Fairfax Media was unable to contact CIRM or Ms Topia and Mr Groves. Emails, phone calls and text messages went unanswered. Ms Topia is from New Zealand, is believed to have an intelligence background and is the owner of CIRM. Mr Groves is a former member of the Australian Defence Force who has worked as a private security guard in Afghanistan and Iraq. The two are believed to be in a relationship.
Ms Topia and Mr Groves turned up at Maules Creek under assumed identities, said protest leader Ben Solity. Mr Groves said he was a former member of a bikie club who had previous weapons charges on the books and made several visits.
“Tony brought a partner named Maria to the camp once with a couple of other friends. That Maria is the same person that is pictured in Maria Topia’s facebook profile,” said Mr Solity.
The protesters were already deeply worried about infiltration when they confronted Marnie Tisot in May. Ms Tisot had visited the camp on four occasions under the alias Loulou Mayfield, even acting as a spokeswoman at one point.
Her suspicious behaviour, and the inadvertent revealing of her real name in an email she sent, led to the discovery that she worked for Professional Service Solutions (PSS), a Brisbane intelligence and security firm that has worked for the United Nations.
Confronted on camera, she denied she was working undercover, breaking down in tears and saying she had assumed her false identity to escape the attention of a violent ex-husband. She also said she had stopped working for PSS.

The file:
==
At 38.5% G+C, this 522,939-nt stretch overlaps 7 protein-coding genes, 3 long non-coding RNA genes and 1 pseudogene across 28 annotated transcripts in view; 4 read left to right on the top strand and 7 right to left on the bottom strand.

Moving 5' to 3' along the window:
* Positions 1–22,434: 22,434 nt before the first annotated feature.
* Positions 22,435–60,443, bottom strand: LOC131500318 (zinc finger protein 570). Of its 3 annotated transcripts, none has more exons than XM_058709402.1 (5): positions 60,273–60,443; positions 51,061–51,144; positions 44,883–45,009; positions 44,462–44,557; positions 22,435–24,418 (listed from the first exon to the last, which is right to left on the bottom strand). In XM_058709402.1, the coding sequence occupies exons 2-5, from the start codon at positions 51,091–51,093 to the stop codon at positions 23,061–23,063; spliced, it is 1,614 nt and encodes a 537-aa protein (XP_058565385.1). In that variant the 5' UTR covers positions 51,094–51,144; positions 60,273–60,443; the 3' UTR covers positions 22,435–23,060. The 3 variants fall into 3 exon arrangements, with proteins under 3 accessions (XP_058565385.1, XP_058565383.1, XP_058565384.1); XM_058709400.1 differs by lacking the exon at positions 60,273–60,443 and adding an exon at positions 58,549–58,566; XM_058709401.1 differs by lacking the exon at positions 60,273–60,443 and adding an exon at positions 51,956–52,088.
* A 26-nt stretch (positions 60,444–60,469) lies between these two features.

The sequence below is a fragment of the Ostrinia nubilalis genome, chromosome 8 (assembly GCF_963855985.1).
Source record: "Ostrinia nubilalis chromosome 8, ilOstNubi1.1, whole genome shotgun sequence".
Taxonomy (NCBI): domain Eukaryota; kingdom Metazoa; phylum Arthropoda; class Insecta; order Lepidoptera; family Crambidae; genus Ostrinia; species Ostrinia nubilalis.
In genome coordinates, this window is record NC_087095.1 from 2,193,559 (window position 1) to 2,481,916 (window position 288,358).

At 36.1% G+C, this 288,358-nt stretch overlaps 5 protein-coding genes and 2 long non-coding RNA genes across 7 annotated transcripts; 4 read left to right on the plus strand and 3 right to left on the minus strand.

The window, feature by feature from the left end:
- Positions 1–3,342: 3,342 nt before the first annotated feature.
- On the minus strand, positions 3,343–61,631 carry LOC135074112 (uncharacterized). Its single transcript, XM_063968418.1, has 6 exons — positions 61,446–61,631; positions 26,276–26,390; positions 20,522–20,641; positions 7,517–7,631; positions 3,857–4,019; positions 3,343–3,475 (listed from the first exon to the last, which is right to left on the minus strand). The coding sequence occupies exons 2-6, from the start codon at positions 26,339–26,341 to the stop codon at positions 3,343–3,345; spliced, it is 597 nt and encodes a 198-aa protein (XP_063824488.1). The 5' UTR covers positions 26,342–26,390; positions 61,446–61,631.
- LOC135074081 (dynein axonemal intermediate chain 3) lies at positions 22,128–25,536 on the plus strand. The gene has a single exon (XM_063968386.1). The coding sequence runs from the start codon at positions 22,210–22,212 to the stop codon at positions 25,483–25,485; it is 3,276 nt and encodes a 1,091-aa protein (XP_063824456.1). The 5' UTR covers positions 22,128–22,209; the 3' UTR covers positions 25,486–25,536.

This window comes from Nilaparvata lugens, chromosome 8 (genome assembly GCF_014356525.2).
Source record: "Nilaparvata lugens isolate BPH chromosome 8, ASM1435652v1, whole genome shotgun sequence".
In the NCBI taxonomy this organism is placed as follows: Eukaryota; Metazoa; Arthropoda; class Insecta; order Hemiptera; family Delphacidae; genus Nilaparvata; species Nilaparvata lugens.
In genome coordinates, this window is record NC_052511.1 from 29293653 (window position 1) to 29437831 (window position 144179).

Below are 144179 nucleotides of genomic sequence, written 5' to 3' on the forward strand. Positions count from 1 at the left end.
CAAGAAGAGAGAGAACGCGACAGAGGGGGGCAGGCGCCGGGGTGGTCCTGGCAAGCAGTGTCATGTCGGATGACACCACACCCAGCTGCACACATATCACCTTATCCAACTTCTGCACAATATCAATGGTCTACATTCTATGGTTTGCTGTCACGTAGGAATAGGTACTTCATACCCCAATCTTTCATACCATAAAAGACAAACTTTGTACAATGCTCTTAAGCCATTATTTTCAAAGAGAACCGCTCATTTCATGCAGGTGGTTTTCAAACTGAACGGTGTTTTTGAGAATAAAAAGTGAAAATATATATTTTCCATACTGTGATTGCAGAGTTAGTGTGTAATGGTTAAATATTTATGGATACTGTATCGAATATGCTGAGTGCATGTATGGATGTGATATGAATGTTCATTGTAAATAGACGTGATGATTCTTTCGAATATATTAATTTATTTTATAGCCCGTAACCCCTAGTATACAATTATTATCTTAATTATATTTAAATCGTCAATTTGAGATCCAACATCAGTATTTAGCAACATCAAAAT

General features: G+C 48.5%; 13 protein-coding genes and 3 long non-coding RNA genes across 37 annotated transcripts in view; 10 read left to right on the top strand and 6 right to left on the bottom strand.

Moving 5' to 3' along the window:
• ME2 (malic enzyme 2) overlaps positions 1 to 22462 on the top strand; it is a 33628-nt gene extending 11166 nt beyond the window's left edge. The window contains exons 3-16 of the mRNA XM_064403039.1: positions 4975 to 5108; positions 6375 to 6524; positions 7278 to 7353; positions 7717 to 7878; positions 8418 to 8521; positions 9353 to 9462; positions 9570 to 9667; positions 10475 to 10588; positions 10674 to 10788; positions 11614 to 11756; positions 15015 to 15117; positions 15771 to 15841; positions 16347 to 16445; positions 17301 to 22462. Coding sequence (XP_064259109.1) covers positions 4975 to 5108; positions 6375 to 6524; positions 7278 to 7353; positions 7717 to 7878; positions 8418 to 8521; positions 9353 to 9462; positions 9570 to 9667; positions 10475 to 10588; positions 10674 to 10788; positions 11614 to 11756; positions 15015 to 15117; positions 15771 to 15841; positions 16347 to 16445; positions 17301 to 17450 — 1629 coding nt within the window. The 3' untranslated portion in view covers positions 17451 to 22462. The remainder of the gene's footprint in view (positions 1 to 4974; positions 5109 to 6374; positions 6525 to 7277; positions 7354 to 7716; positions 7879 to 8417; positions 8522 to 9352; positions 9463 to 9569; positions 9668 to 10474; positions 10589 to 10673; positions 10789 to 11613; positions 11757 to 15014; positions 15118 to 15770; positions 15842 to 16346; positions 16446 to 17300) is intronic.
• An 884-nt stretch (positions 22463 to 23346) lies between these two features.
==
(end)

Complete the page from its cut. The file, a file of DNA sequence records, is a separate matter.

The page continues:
However, Ms Tisot continued to use her real name once she left Maules Creek and returned quickly back to work at PSS after being detected.
Her emotional story about fleeing a violent man was also undermined by the prominent profile and photograph on the PSS website and the fact there were business cards in her name with her mobile number at the office of PSS last week. In a brief interview with Fairfax Media, Ms Tisot declined to outline what she was doing at Maules Creek but referred Fairfax to her explanation on video.
However, multiple sources familiar with the operation have confirmed to Fairfax that Ms Tisot was working as an intelligence operative for CIRM.
The chief executive of PSS, Craig Coleman, said PSS had never been involved in the operation and Ms Tisot’s activities were done “in a personal capacity”.
“This has nothing to do with PSS,” he said. “I have confidentiality agreements with my staff and I’m sure whatever ops they had down at Maules Creek also had confidentiality agreements as well.”
Barbara McDonald, a law professor at Sydney University and privacy expert, said any spying arranged by a private company that involved false identities and deception was legally questionable.
It could fall foul of provisions in the corporations, consumer and privacy laws, particularly if “someone had acted on the deception to the material detriment” of those being spied on, she said.
However, anti-coal protesters have also been found to have broken the law, with mass arrests and the guilty plea for disseminating false information last week by Jonathan Moylan, who sent out a fake ANZ Bank press release claiming the bank was withdrawing a $1.2 billion loan facility for the Maules Creek mine.
Mr Solity said the campaign at Maules Creek was to “raise awareness about the destruction of the Leard State Forest for a mine which will inevitably contribute to a large amount of carbon emissions that will exacerbate climate change’’.
The story Undercover: Spies hired to infiltrate anti-coal campaign first appeared on The Sydney Morning Herald.